Study finds young adults develop damage after five years of exposure to arsenic levels in groundwater.
A new study from Circulation: Cardiovascular Imaging, an American Heart Assn. journal, found that young adults free of diabetes and cardiovascular disease developed heart damage after five years of exposure to low-to-moderate levels of arsenic found in groundwater.
"Low-level arsenic exposure is associated with a disproportionate growth of the heart independent of hypertension and other traditional risk factors," said Dr. Gernot Pichler, the study's lead author, toCNN.
According toCNN, the study analyzed data from the Strong Heart Family Study, a study looking at cardiovascular risk factors among American Indians who rely on well water living in Oklahoma, Arizona, North and South Dakota.
Exposure to inorganic arsenic has been linked tovarious cancers, kidney damage, hypertension, cardiovascular disease and diabetes, according toCNN. Organic arsenic, found in things like seafood, is not known to be toxic to humans.
According to theWorld Health Organization, the greatest threat to public health globally comes from groundwater. It is contaminated as it flows through rocks and minerals containing arsenic.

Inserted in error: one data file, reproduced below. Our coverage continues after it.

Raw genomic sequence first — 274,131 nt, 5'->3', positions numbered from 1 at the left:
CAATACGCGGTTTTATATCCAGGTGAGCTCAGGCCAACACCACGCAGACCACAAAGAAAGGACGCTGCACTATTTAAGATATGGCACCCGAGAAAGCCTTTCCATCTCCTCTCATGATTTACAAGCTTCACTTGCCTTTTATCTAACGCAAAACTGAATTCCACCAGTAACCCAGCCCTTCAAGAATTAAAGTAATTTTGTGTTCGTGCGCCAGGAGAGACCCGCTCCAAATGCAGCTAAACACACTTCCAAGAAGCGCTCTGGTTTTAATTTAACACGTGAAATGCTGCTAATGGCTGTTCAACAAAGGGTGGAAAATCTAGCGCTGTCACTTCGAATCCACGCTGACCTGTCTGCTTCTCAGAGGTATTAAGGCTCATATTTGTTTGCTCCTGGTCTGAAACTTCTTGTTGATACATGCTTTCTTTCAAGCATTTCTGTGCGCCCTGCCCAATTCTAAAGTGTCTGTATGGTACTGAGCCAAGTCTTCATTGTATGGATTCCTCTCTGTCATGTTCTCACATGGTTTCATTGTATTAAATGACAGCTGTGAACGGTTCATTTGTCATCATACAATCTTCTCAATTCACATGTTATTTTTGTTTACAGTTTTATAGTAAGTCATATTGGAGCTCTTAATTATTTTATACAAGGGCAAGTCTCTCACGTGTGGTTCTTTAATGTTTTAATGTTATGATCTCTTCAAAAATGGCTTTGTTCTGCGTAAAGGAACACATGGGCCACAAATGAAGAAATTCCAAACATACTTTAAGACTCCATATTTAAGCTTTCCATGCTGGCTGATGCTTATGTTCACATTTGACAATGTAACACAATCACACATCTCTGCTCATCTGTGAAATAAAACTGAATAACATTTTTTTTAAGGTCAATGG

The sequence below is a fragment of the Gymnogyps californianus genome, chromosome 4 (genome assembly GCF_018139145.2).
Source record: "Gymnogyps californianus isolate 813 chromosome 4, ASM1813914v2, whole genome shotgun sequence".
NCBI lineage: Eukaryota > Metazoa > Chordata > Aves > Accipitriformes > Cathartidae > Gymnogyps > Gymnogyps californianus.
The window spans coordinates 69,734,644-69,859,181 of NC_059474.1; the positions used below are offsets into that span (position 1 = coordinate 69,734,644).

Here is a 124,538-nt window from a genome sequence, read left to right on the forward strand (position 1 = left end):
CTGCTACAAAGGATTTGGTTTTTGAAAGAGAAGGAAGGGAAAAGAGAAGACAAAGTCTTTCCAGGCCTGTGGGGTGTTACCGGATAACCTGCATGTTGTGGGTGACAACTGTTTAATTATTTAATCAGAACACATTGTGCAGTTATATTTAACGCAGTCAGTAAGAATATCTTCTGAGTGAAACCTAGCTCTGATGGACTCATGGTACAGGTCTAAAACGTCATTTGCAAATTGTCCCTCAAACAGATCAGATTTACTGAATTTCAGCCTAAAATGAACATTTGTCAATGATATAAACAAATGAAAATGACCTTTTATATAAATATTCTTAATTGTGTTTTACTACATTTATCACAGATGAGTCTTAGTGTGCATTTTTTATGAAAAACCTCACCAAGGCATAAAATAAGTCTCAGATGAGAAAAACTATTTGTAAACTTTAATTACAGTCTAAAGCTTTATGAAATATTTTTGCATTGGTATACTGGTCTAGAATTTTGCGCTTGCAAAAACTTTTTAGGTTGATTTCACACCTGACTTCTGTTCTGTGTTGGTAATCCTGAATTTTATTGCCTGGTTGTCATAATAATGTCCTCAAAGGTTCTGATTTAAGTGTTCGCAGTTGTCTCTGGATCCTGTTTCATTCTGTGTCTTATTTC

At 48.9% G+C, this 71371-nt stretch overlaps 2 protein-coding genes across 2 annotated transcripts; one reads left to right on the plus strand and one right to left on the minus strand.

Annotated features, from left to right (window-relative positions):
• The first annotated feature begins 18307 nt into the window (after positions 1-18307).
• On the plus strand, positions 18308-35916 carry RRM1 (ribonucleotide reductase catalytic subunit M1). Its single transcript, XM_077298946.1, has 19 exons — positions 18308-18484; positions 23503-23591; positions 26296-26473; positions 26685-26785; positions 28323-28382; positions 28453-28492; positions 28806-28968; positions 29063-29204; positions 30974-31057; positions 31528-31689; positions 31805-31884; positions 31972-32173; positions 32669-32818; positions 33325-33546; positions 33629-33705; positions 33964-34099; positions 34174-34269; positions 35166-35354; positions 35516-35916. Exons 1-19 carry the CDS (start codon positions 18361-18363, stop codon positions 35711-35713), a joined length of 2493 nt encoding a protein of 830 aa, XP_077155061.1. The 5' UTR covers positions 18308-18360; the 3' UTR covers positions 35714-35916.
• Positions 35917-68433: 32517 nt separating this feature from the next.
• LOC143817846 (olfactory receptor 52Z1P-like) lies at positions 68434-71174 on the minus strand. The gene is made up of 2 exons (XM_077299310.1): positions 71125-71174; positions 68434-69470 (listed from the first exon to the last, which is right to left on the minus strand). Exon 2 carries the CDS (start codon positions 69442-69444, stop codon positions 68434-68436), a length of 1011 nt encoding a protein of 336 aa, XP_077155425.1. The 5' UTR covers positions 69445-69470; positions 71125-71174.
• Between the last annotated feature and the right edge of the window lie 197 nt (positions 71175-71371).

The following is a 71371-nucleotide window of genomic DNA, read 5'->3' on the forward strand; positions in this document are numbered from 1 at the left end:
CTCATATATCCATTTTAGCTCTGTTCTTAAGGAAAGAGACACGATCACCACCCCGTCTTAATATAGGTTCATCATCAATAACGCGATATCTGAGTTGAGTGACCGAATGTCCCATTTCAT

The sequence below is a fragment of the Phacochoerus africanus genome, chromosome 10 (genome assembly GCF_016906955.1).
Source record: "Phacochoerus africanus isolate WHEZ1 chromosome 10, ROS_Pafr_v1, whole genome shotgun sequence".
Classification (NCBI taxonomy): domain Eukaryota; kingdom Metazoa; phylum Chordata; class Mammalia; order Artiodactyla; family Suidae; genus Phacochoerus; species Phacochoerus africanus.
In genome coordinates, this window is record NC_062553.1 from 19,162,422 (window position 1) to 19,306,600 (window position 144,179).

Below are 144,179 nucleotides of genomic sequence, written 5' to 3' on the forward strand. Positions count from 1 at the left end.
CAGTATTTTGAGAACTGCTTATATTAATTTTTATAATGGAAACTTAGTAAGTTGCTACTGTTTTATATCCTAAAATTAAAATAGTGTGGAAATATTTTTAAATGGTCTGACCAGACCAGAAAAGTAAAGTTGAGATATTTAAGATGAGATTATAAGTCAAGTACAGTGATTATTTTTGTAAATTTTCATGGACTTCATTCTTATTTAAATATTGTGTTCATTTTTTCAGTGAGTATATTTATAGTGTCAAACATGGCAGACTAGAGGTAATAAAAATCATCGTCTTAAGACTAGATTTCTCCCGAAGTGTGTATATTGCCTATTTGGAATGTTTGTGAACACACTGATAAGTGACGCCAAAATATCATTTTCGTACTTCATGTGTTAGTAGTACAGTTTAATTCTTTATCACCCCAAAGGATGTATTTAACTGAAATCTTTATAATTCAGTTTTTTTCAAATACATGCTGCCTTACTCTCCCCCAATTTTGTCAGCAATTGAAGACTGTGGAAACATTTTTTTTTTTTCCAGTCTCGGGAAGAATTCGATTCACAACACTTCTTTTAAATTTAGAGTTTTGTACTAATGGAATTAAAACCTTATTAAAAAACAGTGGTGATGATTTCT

According toCNN, those who live in rural and some suburban areas in the U.S. can be exposed to untreated groundwater through the use of private wells.
"It is important for the general public to be aware that arsenic can be a risk factor for cardiovascular disease," Pichler said toCNN. "Private wells are currently not regulated and people using private wells, including children and young adults, are not protected."
Urine samples were gathered from 1,337 adults and tested for arsenic levels. According toCNN, The size, shape and functionality of their hearts were assessed via ultrasound. None of the participants had diabetes or heart disease at the start of the study.
According to CNN, the researchers found when arsenic levels in urine doubled, the chance of developing left ventricular hypertrophy, rose to 47%.
"The stronger association in subjects with elevated blood pressure suggests that individuals with pre-clinical heart disease might be more prone to the toxic effects of arsenic on the heart," Pichler said toCNN.
He said the study's findings can apply to anyone living in a rural location with low or moderate levels of arsenic in their groundwater.